‘Click.’ Any Idea What You Just Agreed To?

A website's privacy statement
Most consumers do not fully understand what they agree to when they accept a company’s online privacy policies. Many automatically tap a “click here” button without ever reading the accompanying text.
Paul Pavlou, Dean of the University of Houston C.T. Bauer College of Business and author of just-published paper
Paul A. Pavlou, Cullen Distinguished Chair Professor and Dean of the University of Houston C.T. Bauer College of Business, joined computer scientists Bailing Liu and Cheng Xiufeng, of Central China Normal University, in creating a system that invites customers to balance their privacy concerns with personalization of products and services.

About that “click-here” box on a web page, where you verify that you have fully read, understand and agree to company privacy and policy statements – do you actually read and understand what you are agreeing to? The whole thing, every time?

Or maybe you just tap that little box and move on. If that’s your approach, you are in the overwhelming majority.

“Most people don’t read the policies because there isn’t really a true choice. If you decline, you are automatically blocked from going further into the website or app and you cannot conduct the business you need,” said Paul A. Pavlou, Cullen Distinguished Chair Professor and Dean of the University of Houston C.T. Bauer College of Business. He is the co-author of “Achieving a Balance Between Privacy Protection and Data Collection,” an article recently published in the prestigious top journal Information Systems Research.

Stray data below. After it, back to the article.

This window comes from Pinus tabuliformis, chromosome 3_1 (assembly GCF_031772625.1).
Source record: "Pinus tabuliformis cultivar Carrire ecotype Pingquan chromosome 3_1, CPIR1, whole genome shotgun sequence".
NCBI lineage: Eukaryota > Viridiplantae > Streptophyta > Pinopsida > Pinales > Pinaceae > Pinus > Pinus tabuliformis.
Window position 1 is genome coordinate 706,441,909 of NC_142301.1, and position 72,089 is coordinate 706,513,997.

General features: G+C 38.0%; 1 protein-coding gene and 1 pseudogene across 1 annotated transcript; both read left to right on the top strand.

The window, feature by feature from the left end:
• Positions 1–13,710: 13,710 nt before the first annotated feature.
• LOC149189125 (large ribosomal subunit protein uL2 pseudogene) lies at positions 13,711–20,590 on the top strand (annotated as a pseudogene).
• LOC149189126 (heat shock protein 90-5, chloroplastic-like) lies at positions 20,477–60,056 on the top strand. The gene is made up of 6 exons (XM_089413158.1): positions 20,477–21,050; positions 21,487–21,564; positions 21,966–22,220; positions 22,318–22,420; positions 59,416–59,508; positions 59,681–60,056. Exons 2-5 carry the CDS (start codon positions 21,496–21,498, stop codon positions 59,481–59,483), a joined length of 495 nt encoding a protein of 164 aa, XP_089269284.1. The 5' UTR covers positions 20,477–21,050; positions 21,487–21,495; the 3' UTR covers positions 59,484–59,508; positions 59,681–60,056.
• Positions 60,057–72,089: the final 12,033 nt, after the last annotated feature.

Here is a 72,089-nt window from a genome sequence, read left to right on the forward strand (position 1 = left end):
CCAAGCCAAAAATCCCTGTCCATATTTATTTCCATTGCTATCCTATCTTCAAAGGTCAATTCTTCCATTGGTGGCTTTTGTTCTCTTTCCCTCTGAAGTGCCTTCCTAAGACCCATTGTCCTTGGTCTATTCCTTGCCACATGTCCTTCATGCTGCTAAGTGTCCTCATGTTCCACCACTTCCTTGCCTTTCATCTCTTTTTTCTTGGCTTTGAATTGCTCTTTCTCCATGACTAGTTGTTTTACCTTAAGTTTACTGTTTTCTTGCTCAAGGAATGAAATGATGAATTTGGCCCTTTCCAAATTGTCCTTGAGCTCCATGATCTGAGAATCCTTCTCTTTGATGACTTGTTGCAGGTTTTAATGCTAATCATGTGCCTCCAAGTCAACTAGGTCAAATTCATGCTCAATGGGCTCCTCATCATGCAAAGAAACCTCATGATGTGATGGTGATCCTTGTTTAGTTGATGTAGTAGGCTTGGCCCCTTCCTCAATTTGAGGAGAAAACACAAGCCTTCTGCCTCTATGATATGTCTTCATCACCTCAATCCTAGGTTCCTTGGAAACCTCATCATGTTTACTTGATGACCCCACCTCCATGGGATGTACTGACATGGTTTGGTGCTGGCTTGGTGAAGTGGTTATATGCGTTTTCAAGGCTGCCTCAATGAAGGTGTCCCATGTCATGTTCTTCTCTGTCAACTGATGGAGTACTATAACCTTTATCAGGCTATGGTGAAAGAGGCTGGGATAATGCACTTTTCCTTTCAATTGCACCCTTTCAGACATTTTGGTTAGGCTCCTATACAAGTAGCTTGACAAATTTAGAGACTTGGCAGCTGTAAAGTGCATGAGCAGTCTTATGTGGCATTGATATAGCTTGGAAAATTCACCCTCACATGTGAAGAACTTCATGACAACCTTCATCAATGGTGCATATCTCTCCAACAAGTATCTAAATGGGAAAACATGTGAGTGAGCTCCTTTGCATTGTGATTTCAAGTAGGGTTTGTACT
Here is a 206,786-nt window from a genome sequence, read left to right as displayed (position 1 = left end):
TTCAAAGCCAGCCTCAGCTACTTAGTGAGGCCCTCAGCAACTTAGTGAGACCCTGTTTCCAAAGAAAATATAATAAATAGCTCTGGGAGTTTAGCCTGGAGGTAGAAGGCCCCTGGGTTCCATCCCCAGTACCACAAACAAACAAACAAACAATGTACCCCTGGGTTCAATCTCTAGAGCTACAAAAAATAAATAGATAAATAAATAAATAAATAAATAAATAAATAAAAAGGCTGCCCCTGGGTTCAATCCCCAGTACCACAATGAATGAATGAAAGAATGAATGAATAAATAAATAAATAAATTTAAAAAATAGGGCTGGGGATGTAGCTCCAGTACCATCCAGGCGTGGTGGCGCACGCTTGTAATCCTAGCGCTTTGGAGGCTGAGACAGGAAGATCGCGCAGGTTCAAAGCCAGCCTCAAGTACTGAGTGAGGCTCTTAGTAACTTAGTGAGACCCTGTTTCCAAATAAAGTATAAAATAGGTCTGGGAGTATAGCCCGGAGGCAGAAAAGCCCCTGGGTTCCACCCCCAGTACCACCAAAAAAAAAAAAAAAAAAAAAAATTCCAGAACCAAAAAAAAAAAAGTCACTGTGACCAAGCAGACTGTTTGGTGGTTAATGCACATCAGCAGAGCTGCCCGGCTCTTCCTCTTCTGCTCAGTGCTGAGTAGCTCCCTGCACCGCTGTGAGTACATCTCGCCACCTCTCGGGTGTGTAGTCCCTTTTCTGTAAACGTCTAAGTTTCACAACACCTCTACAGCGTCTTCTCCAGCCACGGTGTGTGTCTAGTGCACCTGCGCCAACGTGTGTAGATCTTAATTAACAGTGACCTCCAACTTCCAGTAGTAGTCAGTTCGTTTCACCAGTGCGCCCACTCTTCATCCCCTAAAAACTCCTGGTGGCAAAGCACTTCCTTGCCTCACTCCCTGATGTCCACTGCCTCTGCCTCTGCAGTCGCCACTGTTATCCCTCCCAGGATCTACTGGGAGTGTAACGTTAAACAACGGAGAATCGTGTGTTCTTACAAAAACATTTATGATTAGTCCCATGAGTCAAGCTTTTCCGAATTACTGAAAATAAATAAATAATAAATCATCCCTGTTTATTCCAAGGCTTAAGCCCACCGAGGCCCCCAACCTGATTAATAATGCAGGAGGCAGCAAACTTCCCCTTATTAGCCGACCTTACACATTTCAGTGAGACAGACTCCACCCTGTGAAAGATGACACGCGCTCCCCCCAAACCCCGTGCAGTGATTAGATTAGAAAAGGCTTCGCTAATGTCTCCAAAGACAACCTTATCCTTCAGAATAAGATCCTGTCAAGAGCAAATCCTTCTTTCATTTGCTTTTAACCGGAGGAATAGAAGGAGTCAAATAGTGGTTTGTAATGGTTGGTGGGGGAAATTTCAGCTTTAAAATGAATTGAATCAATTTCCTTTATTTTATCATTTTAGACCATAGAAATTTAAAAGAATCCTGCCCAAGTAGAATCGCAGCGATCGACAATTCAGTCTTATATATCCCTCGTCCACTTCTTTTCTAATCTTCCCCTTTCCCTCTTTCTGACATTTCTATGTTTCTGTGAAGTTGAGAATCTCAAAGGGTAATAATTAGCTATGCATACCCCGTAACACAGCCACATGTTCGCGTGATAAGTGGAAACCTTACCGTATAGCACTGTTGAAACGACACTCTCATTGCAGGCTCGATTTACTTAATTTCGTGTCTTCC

“To have access you must agree to all of the company’s privacy and policy standards, often pages long and written in legal language, not easy to understand. The all-or-nothing system, as it exists now, is more of an annoyance than a business negotiation,” Pavlou said.

He and co-researchers Bailing Liu and Cheng Xiufeng, two computer scientists with Central China Normal University, propose an alternative that offers meaningful options for both sides of the transaction. Taking inspiration from justice theory, proposed in 1965 by psychologist John Stacey Adams, they sought to add fairness to privacy policy agreements by devising an IT-enabled artificial intelligence system that links tiers of customer information with levels of personalization offered by providers of products or services.

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